Katie O’Hare is a PhD candidate in Literature at UC Santa Cruz. Her dissertation focuses on Shakespeare’s contributions to the vernacular history play genre through a focus on Richard II, 1 & 2 Henry IV, Henry V, and The Merry Wives of Windsor. O’Hare has twice served as the C.L. Barber Fellow through THI’s Public Fellows Program, and spent the 2022-2023 academic year in a year-long Public Fellowship with Santa Cruz Shakespeare. This summer, we learned more about O’Hare’s research, her exploration of Shakespeare as a pedagogical tool, and her growth as a dramaturg working with Santa Cruz Shakespeare for the 2021 and 2023 summer seasons.
Hi Katie! Thank you for chatting with us about your ongoing research and public humanities work! To begin, would you provide us with an overview of your dissertation project and what you are focusing on right now?
My dissertation is on Richard II, 1 & 2 Henry IV, Henry V, and The Merry Wives of Windsor. Reading these plays together, I explore Shakespeare’s contributions to the vernacular history play genre of the 1590’s – an exciting moment at the end of the reign of Elizabeth I, when the history play genre flourished. I consider the way that Shakespeare’s plays reflect the arc of an emerging distinction between spectator and actor, and situate the audience in a unique position as historical intermediaries.
Through these plays I think we can experience history as something that is constantly emerging and imprinting itself on what has come before.
In my dissertation, I explore how each play in the Henriad tetralogy has a radically different texture. Richard II establishes itself as a kind of ancient foundation myth, 1 & 2 Henry IV feels more situated in the Elizabethan moment, with moments of metatheatricality and tavern scenes featuring Falstaff, while Henry V seems to me to be the most directly present play of the tetralogy, insisting on the “now” of the moment of performance, but also functioning as an epic. Through this sequence of plays, I argue that Shakespeare is educating audiences about how they should participate in history plays, and adapt them for their own uses. Whenever I see these history plays in performance, I am struck by the way that they resonate politically with audiences and mean something new depending on the current historical moment. Through these plays I think we can experience history as something that is constantly emerging and imprinting itself on what has come before, which I think is really exciting, as they are always evolving!
As someone with extensive experience teaching Shakespeare to young people, how does your pedagogical experience with the plays intersect with your scholarship and research?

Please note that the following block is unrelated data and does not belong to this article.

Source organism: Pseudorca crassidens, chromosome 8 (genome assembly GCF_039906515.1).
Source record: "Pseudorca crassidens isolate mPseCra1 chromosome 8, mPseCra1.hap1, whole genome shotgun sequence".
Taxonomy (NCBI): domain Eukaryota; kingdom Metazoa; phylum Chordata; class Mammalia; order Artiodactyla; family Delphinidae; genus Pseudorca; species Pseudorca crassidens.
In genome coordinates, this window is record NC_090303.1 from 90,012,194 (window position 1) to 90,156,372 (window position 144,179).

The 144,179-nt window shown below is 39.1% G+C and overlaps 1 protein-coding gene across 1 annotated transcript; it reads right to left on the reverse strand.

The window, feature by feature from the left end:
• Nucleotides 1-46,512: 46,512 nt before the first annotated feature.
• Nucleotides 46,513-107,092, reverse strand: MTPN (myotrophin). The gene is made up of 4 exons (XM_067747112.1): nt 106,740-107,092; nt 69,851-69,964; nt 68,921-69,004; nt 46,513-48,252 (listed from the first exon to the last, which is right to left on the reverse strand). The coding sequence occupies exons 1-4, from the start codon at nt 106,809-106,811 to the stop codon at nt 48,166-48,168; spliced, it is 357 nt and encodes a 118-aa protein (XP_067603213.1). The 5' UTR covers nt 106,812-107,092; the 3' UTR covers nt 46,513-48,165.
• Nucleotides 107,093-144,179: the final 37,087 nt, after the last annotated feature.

My interest in Shakespeare is deeply rooted in my previous experience as a high school English and Drama teacher. The experience of facilitating classes for students so that they can read aloud and embody characters from his plays, whether simply from reading a monologue or soliloquy for the first time in front of the class, or memorizing a speech and performing collaboratively, as part of a group has shown me how powerful Shakespeare can be in providing young people with opportunities to perform in front of their peers, and to build confidence by taking ownership over what is often described as challenging, and even inaccessible language. I think that Shakespeare’s plays also provide educators with a variety of topics to engage students with. Sometimes these are difficult and uncomfortable issues, such as social injustices involving race, class, and gender inequality. I think it’s really important for young people to read, watch, study, and act in these plays, while also acknowledging and discussing the problems presented in them, and to talk about their ongoing relevance in today’s world.
As part of your work as a year-long THI Public Fellow with Santa Cruz Shakespeare, alongside Rebecca Haley Clark, Santa Cruz Shakespeare’s Education Programs Manager, you have undertaken to develop Santa Cruz Shakespeare’s social justice curriculum for workshops in schools. How, for you, do Shakespeare plays provide pedagogical opportunities to address issues of racism, sexism, classism, and other forms of social hierarchies and inequities?
In Santa Cruz Shakespeare’s 2023 production of Lear, Paul Whitworth’s costume was based on a homeless man he met in Santa Cruz, and so we’d discuss with students how relevant the issue of homelessness is to us in our local context.